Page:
How accurate are you trying to be?
Assuming the roller is ideal, it won't allow a torque, so resolve the impact force to x/y component forces at the center of the roller.
Assuming the base of the black roller pedestal is fixed (if the legs are going to flex, then it's not!), then the x/y forces at the top of the black pedestal will resolve to an x/y force and a moment at the base of the pedestal.
If the steel plate doesn't flex (if it's real, it will!), then it will transmit the forces and moment to the tops of the rods. You can then look up the formulas for deflection for the loads and sum the results.
But again, if the legs flex, the black roller pedestal will move. You are calling the force an "impact", which implies that it is a short-term, dynamic load.
An impact has an impulse profile, which shows force plotted over time. The area under the curve (integral) gives the impulse, which is typically constant for a given impact regardless of the "springiness" of the collision. A springy surface increases the impulse duration, reducing the peak force. This is why hitting an airbag is better than hitting a wall - lower peak force, even though both will bring your face to a stop.
All of this is to say that dynamic situations are extremely difficult to evaluate. These are typically done with numerical simulations, because dynamic deflection reduces the force transmitted at that particular instance.
Numerical simulations are used because you wind up with iterations around "loops" like the following:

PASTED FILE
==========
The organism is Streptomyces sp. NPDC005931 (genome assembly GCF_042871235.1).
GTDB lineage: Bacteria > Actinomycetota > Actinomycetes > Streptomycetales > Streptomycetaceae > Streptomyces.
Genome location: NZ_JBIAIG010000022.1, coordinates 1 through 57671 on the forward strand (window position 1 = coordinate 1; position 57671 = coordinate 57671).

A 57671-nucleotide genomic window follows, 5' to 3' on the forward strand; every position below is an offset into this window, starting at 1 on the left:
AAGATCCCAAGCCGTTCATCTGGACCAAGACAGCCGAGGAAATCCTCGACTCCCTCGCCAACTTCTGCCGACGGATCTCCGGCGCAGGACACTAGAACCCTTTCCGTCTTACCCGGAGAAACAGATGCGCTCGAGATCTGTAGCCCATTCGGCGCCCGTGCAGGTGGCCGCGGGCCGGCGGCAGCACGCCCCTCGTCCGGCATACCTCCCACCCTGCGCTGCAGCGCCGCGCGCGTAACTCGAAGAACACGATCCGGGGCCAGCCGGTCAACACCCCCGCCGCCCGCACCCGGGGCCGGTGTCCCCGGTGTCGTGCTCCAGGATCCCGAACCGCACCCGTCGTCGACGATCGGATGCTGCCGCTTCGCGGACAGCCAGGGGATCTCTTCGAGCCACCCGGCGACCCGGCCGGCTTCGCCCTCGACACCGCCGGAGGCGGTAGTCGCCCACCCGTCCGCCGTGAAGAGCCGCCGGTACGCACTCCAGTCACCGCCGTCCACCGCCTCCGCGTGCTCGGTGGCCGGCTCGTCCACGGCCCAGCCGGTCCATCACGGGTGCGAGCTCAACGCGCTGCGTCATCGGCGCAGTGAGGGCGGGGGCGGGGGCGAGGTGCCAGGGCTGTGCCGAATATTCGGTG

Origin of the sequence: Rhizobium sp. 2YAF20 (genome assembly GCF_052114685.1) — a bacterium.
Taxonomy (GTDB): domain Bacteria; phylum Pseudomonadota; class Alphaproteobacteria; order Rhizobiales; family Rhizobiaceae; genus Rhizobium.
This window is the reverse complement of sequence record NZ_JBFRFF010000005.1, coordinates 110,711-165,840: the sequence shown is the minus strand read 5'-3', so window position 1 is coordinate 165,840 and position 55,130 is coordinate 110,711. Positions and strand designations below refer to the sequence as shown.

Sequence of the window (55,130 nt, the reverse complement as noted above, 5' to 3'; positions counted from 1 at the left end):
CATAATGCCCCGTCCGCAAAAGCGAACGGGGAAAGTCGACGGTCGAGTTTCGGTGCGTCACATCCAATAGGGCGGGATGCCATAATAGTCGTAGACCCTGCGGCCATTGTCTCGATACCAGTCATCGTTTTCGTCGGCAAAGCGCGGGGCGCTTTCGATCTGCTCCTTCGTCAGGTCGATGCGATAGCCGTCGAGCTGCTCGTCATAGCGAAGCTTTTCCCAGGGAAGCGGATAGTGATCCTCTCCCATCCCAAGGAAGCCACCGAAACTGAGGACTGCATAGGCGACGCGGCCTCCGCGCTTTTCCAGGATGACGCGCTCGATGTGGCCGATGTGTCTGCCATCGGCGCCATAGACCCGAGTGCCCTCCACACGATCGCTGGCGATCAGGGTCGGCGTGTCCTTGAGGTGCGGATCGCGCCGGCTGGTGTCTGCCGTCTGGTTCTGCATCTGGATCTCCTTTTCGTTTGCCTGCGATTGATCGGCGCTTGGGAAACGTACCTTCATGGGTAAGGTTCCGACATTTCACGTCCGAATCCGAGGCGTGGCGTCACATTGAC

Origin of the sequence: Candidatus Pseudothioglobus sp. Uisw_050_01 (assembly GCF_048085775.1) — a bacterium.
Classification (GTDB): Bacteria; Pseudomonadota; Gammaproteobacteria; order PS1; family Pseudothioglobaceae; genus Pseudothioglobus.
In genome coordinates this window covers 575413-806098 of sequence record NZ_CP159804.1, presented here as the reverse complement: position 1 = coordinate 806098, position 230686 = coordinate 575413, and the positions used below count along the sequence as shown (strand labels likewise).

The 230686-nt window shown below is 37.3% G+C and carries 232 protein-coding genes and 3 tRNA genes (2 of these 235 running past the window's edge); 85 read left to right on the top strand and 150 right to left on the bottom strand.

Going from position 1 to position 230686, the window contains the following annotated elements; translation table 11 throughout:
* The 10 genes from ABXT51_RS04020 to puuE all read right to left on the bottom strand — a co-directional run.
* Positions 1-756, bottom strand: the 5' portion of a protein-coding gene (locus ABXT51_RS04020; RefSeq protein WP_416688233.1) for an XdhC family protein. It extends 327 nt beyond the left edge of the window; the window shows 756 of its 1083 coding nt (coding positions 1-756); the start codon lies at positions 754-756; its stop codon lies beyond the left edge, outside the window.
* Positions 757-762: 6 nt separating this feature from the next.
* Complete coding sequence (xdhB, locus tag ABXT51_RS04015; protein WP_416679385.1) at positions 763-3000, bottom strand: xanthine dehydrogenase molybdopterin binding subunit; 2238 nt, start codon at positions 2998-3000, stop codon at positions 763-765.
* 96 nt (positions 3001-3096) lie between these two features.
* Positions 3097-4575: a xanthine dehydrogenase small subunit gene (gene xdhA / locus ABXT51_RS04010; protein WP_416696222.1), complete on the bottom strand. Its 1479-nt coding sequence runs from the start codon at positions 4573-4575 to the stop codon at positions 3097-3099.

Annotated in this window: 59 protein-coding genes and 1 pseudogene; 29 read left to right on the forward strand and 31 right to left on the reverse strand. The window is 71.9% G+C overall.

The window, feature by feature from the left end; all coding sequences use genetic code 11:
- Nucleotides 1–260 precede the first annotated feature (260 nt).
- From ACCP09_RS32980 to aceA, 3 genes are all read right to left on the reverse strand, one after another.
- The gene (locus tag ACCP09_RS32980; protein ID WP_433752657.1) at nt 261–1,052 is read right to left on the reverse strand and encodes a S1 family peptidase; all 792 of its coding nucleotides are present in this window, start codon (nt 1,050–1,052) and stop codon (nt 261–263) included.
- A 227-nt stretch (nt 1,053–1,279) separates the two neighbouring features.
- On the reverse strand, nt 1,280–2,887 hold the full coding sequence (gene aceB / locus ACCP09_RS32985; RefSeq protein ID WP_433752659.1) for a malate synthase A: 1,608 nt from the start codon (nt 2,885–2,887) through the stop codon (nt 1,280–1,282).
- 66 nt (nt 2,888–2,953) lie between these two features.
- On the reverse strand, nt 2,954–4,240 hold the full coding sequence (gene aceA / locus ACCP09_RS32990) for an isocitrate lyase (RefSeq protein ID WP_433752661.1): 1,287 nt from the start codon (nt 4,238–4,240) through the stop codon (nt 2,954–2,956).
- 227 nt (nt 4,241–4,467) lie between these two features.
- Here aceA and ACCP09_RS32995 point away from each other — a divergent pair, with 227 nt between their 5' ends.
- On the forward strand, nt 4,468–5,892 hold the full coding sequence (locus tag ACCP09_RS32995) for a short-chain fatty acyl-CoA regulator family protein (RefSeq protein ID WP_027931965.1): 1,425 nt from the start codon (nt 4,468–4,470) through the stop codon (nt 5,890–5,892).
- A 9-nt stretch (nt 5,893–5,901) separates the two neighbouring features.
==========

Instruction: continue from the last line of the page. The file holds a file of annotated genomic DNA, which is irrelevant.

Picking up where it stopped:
- Assume nothing deflects, find max loading.
- Use that loading to deform the structural members.
- With the members deformed, the applied force is lower (because force times distance, energy, "drains" kinetic energy from the impact source)
- Run the process again with the lower applied force.
- Get new deflections, those get a new impact force, repeat, repeat, repeat.
Eventually this should stabilize at a particular deflection, but now that the structure has been deflected in some period of time there is an acceleration in the structure, which adds a force at each member that deflected.
If your question were about deflection under static load then I would say it's probably a suitable final exam question for a deformable bodies course (5th semester mechanical/civil engineering course). As it stands, this is more along the lines of a finite element analysis class, which would probably be a 4th year undergrad/graduate course.
Which is to say, if you are looking for accurate results, you're not going to find them here. You need to know more information about the source of the impact, the shape, size, material (including grade) of all of the structural members, a finite element analysis software package, and probably at least one class on how to use the software.